First permanent memorial for road traffic victims is unveiled in Warwickshire

Sharron Huddleston unveiling the new Remembrance Memorial 7 July 23

The first permanent memorial for road traffic victims in Warwickshire has been unveiled today (Friday 7 July 2023) at Hartshill Hayes Country Park, with a special ceremony attended by representatives of the county’s emergency services, road safety campaigners and local dignitaries.


Funded by Warwickshire Road Safety Partnership, the memorial has been carefully crafted with a decorative emblem featuring a tree of life, inscribed with: ‘Remembering lives lost and injured on our roads in Warwickshire’. It sits as part of the park’s commemorative wood and offers families a peaceful location to remember family members, friends or colleagues affected by a road traffic collision.


The concept was first revealed last November at a service at St Mary’s Church, Warwick, to commemorate the World Day of Remembrance for Road Traffic Victims. Since then, the Partnership has been working closely with specialist designers, metal workers and stonemasons to bring the concept to reality.


Police and Crime Commissioner and Chair of Warwickshire Road Safety Partnership Philip Seccombe said: “The idea for this memorial is to offer the families, friends and colleagues of those affected by a road collision a safe and peaceful place where they can come together to remember the person they have lost or suffered life-changing injuries. As a neutral venue away from the roadside, it a place for reflection and not judgement, helping to reinforce the message to all those affected by a collision that they are not alone.


“In Warwickshire we provide specialist support to the families of those killed or seriously injured in road collisions, through the Police Family Liaison Officers and also through the significant work of the Independent Road Traffic Victim Advocate (IRVA).  Hosted by the road safety charity Brake and funded by my office, the IRVA works closely with victims’ families to give practical and emotional support when it is needed most.


“We wanted to take this ground-breaking work further with the memorial, which serves as a poignant reminder of the need to raise awareness about the devastating consequences of road traffic collisions. Each year, lives are needlessly lost and the Partnership is working hard to make our roads safer and encourage everyone to be responsible road users.”


The memorial was unveiled by road safety campaigner Sharron Huddleston, who lost her 18-year-old daughter Caitlin in a collision in Cumbria in 2017.  She was the passenger in a car driven by her friend, a young and newly-qualified driver. Sharron has since worked with road safety charity Brake in Caitlin’s memory.


Speaking after the unveiling, Sharron said: “I was honoured to be asked by Warwickshire Road Safety Partnership to unveil this very special memorial for road traffic victims today.  This is something that is very close to my heart, as our family suffered the sudden tragic bereavement of our youngest child, Caitlin, at the age of 18. Caitlin was killed as passenger in road traffic collision six years ago, on the 14th July.


“A lot of people don’t realise how many deaths and serious injuries there are on our roads and this memorial can hopefully raise awareness of this. Road traffic collisions are in fact the main cause of death for 17-24 year olds. These tragic deaths and injuries on our roads devastate families and change lives forever.  Having somewhere special to visit to honour and remember our loved ones is very important to bereaved families.”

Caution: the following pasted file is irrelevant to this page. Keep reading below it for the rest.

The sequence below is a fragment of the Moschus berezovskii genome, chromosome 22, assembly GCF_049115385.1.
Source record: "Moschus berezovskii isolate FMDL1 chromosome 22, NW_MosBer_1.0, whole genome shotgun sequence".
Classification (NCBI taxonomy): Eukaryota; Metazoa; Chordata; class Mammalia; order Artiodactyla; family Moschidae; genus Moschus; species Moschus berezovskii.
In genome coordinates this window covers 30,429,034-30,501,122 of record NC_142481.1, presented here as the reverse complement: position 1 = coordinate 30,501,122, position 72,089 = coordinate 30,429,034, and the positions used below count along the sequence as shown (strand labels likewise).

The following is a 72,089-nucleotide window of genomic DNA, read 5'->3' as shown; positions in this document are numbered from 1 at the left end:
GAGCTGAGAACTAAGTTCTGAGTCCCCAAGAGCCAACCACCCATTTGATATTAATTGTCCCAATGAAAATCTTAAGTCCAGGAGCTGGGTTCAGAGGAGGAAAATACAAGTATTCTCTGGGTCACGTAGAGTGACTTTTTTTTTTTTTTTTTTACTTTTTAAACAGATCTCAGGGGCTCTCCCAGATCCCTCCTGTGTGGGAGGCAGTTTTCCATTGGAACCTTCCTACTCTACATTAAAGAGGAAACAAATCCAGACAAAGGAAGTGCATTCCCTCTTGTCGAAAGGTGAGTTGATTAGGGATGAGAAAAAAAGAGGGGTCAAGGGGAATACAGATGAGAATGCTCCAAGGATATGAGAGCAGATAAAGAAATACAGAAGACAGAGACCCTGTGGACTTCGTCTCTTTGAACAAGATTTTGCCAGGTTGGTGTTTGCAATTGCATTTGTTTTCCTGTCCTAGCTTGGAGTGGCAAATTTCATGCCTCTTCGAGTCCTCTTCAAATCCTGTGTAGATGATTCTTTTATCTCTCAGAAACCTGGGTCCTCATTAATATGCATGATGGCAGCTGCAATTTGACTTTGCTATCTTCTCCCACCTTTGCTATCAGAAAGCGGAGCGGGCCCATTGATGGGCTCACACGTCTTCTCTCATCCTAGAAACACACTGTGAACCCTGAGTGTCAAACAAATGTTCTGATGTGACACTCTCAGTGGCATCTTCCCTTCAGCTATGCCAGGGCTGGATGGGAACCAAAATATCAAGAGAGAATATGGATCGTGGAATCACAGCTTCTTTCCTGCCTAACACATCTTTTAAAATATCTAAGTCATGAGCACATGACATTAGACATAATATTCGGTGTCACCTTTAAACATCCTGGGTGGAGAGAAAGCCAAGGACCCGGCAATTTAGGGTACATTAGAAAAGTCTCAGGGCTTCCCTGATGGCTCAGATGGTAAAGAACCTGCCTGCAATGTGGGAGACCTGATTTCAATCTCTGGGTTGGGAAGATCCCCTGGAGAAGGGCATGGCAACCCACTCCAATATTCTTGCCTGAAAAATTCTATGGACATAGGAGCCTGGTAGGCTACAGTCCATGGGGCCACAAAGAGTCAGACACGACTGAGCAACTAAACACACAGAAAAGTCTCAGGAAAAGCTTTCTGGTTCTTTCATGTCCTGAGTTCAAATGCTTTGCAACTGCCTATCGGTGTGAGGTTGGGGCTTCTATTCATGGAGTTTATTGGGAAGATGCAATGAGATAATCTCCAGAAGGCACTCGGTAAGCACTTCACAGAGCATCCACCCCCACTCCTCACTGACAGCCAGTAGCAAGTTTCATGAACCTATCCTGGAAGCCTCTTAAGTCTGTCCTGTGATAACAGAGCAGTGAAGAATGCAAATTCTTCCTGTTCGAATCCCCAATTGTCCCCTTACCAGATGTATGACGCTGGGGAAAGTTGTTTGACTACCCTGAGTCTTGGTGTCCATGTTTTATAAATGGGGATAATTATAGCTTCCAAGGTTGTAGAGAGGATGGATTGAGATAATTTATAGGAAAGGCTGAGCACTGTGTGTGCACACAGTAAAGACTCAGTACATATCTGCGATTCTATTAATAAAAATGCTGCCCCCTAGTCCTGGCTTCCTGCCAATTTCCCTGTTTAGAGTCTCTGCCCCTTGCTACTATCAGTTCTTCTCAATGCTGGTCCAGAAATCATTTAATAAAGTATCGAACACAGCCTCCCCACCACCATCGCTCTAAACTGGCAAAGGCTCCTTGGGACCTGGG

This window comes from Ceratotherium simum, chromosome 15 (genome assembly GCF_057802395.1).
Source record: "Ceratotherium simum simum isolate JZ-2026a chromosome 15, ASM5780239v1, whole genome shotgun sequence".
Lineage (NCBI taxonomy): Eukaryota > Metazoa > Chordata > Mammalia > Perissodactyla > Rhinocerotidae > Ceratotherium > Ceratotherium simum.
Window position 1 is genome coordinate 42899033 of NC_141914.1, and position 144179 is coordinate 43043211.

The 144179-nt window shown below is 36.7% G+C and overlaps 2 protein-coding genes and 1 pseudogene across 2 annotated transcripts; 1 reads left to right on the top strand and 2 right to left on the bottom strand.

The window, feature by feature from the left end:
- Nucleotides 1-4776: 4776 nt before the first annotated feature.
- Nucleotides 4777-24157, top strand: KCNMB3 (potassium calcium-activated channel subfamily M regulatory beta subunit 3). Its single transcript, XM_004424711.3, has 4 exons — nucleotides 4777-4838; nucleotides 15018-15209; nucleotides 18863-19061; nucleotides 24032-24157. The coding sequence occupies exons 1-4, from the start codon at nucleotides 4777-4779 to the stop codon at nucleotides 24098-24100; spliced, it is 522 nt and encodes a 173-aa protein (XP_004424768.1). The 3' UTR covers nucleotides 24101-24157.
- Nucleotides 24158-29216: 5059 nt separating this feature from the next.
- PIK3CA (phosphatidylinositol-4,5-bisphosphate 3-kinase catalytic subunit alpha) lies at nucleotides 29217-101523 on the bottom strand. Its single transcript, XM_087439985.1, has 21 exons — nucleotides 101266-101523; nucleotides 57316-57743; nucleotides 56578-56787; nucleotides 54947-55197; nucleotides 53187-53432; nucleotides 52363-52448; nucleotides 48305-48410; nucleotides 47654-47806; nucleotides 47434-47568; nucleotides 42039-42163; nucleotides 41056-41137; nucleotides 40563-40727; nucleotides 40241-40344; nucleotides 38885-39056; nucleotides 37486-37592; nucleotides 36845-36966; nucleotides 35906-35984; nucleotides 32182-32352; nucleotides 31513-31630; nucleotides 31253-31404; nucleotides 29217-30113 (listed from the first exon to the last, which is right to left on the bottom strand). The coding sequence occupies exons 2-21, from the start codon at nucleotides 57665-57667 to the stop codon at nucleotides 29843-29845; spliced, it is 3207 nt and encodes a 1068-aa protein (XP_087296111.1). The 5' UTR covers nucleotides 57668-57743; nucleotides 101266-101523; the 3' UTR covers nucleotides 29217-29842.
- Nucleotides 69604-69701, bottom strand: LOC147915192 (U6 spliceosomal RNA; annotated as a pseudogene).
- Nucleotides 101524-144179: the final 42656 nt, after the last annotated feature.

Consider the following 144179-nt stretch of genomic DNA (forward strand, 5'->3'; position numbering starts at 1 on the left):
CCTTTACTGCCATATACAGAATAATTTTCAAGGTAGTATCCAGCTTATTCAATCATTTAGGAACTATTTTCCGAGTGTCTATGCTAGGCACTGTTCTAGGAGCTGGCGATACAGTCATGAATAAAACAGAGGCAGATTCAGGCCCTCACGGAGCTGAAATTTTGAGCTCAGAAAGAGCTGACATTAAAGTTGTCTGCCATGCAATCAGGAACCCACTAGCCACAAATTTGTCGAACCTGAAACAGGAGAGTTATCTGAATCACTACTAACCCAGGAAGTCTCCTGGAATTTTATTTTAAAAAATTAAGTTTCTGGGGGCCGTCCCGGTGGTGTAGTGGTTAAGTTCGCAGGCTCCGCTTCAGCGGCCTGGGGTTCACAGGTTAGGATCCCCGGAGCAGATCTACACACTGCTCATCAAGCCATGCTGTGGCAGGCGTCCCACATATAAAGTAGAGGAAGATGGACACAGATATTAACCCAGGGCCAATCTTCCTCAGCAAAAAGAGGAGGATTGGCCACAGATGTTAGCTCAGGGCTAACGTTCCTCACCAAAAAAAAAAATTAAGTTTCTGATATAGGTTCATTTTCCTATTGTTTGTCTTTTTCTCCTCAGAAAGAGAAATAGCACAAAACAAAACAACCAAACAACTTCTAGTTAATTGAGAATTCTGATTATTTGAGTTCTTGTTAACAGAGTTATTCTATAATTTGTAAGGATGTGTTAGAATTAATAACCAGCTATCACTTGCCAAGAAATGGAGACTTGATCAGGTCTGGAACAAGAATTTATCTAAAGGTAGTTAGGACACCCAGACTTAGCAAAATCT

Also supporting the unveiling was RoadPeace, the national charity for road crash victims. Rebecca Morris, Head of Communications at RoadPeace, said: “In 2022, almost 30,000 people were killed and seriously injured on the UK’s roads.


“Many people do not realise just how many people are affected by road crashes, until it happens to them. It is vital for us to raise awareness of the risks we all face when we use the roads, and of the devastating physical and mental impact that collisions have on individuals, families and communities. 


“This beautiful memorial not only provides a symbolic place for people to visit to remember their loved ones, but it also reminds visitors to the park of the many people who have sadly lost their lives on Warwickshire’s roads over the years.”


The WRSP memorial can be visited daily during normal park opening times. Further information about Hartshill Hayes Country Park including opening hours and accessibility, can be found at:


While the memorial offers a safe place for families to visit, we understand that everyone grieves differently. Other ideas of how to remember a loved one, including leaving an online tribute, can be found at


RoadPeace, the national charity for road crash victims, can be contacted at, on 0800 160 1069 or via


Similarly, Brake provides a free, confidential, specialist service for anyone affected by road traffic collisions. You can call the National Road Victim Service on 0808 8000 401, open Monday-Friday 10am-4pm. For more information visit



Notes for editors


Photographs of the unveiling are attached.

Photos Left to Right: Matthew Hopley, Lead Chaplain Warwickshire Police, Philip Seccombe Chair of Warwickshire Road Safety Partnership, Sharron Huddleston Road Safety Campaigner, ACC Ben Smith, Craig Cooke WMAS, Ben Brook Chief Fire Officer



Sharron Huddleston, Road Safety Campaigner in memory of her daughter Caitlin

Sharron campaigns in memory of her daughter Caitlin who died on the 14 July 2017 as a passenger in a collision on a rural road in Cumbria, at the young age of 18. More information can be found here Caitlin’s Story | Brake



In Warwickshire in 2022 (provisional data), 19 (2019, 34) people lost their lives and 236 people (2019, 282) were seriously injured in road traffic collisions.